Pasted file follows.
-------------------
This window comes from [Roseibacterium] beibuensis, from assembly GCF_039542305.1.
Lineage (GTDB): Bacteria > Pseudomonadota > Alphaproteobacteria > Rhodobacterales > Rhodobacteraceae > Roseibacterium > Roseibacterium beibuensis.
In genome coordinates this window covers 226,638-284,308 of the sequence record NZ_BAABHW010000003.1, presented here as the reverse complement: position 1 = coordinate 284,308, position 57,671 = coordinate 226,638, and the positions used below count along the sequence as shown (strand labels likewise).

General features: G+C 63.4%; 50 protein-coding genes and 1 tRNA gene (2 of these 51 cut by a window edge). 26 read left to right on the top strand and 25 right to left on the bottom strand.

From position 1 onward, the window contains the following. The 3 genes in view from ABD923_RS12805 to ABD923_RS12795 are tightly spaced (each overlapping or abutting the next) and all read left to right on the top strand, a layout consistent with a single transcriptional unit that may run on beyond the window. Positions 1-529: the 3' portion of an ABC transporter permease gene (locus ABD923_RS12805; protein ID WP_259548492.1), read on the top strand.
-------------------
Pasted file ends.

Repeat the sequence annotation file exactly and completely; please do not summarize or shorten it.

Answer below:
This window comes from [Roseibacterium] beibuensis, from assembly GCF_039542305.1.
Lineage (GTDB): Bacteria > Pseudomonadota > Alphaproteobacteria > Rhodobacterales > Rhodobacteraceae > Roseibacterium > Roseibacterium beibuensis.
In genome coordinates this window covers 226,638-284,308 of the sequence record NZ_BAABHW010000003.1, presented here as the reverse complement: position 1 = coordinate 284,308, position 57,671 = coordinate 226,638, and the positions used below count along the sequence as shown (strand labels likewise).

General features: G+C 63.4%; 50 protein-coding genes and 1 tRNA gene (2 of these 51 cut by a window edge). 26 read left to right on the top strand and 25 right to left on the bottom strand.

From position 1 onward, the window contains the following. The 3 genes in view from ABD923_RS12805 to ABD923_RS12795 are tightly spaced (each overlapping or abutting the next) and all read left to right on the top strand, a layout consistent with a single transcriptional unit that may run on beyond the window. Positions 1-529: the 3' portion of an ABC transporter permease gene (locus ABD923_RS12805; protein ID WP_259548492.1), read on the top strand.